Bengal tigers, mangrove forests, unique biodiversity, remote and uninhabited land, Sundarbans in Bangladesh is guaranteed to thrill travellers with its beauty and serenity
In the gentle Mirgamari River, our boat glides through the water sending ripples to each of the opposing banks. The air is cooler, with a hint of a breeze. Standing on the foredeck, watching the white egret catching its prey, I knew that these were the moments that we cherished. As I stand with my binoculars, I see a luminescent kingfisher spread its magnificent blue wings and dive right into the river, and return with a small fish in its beak. Though this was not the first time that I was witnessing such a surreal moment, it did not fail to evoke a sense of curiousness in my heart.
The Sundarbans, meaning “beautiful forest”, is home to over 400 magnificent creatures and covers close to one million hectares spread across the Ganges River delta in south-western Bangladesh. Though surrounded on three sides by two of the most densely populated countries on earth – India and Bangladesh – it remains remote and largely uninhabited by people. While much of the Sundarbans is forest, an impressive 175,000 hectares on the Bangladesh side of the border are waterways.
The star attraction of Sundarbans is the Royal Bengal Tiger. According to a 2015 census, 100 of these magnificent creatures call the Sundarbans home. Sundarbans also harbours a good number of rare and globally threatened animals, including estuarine crocodile, fishing cat, otter, water monitor lizard, gangetic dolphin, snubfin dolphin, river terrapin, cobras etc.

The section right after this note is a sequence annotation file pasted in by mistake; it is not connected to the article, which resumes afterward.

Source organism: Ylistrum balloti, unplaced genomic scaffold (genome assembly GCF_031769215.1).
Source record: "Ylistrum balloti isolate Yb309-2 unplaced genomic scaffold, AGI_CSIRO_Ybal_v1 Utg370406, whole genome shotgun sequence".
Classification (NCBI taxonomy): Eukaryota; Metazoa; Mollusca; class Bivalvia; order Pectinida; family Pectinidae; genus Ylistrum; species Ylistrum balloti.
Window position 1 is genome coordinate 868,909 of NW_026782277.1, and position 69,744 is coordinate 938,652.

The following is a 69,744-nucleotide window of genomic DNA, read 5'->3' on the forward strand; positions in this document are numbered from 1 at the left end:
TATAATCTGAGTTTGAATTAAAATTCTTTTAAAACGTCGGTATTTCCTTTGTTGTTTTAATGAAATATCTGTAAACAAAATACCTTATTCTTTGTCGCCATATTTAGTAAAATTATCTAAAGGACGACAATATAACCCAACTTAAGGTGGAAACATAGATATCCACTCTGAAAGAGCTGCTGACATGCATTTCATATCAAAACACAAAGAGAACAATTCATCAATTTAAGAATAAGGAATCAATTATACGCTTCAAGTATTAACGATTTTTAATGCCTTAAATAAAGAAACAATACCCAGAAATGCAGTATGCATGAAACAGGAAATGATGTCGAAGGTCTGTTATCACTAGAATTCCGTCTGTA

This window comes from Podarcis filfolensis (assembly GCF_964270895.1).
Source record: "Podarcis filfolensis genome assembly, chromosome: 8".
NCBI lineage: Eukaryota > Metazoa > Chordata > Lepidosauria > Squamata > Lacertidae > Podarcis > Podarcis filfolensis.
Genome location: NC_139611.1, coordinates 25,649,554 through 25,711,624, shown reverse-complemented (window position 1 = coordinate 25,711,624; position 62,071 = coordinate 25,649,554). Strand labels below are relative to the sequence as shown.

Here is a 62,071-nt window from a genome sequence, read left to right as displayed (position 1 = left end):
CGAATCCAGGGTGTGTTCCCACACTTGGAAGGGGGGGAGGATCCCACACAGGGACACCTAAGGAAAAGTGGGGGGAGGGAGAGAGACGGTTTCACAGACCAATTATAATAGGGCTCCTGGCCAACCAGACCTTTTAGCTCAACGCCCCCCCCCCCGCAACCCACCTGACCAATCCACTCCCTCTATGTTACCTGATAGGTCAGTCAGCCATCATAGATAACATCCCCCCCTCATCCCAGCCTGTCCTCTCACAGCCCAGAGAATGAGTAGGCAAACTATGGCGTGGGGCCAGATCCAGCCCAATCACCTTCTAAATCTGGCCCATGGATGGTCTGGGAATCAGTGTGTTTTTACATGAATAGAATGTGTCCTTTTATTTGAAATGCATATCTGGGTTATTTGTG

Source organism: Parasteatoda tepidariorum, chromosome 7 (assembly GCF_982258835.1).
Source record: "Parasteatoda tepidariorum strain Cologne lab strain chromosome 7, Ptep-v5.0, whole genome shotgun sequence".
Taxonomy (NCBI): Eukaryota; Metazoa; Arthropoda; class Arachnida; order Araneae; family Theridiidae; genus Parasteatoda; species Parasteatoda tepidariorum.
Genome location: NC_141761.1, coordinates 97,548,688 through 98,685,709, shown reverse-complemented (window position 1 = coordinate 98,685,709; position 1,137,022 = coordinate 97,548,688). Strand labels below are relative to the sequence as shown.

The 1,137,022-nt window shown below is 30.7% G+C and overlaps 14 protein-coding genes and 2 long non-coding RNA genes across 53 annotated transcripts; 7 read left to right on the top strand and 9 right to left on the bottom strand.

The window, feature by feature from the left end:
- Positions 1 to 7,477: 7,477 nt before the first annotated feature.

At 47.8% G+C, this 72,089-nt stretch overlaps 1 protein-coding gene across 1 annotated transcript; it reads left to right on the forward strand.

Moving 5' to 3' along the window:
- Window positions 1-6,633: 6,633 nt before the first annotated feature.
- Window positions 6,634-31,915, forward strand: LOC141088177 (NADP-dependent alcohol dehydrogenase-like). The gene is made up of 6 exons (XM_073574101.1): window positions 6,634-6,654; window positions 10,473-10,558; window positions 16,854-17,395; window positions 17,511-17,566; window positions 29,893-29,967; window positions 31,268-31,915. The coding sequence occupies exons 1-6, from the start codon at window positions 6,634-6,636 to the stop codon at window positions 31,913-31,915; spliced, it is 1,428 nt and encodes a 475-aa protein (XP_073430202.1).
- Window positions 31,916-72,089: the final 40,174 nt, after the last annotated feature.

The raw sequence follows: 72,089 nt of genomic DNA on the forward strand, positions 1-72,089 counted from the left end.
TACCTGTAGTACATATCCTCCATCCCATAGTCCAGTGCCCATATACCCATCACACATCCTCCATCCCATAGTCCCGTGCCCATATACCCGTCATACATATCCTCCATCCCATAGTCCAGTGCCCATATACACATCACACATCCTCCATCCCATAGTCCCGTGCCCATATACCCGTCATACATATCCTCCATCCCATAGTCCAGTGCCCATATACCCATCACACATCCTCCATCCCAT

We, a handful of adventurers from Bangladesh, Canada and Europe, boarded our boat at the small river port of Mongla, because of the muddy terrain, the only way to explore the park is by boat. Walking in the forest is prohibited, except for around the watchtowers, with a guide as escort. So it is common to see many other boats as well in these open parts of the forest. The most thrilling experience about a visit to the Sundarbans is spotting a tiger in the wild. It is a rarity that not everyone has had the privilege of enjoying. But we were the lucky ones. On the second day of our tour, we heard a tiger growling during noon. While we were just about to have our lunch, we ignored our food and started scanning every inch of the mangrove thicket. Suddenly, about 30 feet away, we saw a male tiger swimming ahead of us. It was swimming fast, much faster than I have seen any human swim. But he let us photograph him for a few minutes before ambling into a nearby island.
The forest never sleeps! It is magical to go out after dark into the forest and listen to the roar of the predators. The tiger watchtower at the southern end of Jawtoli meadow close is the best spot to witness the hustle and bustle of the forests’ night-life. On the third night, while scanning the forest from the watchtower with my binoculars, I spotted a rare and elusive leopard cat. We watched the graceful feline for a few seconds before it vanished into the forest. Sundarbans never fails to impress me.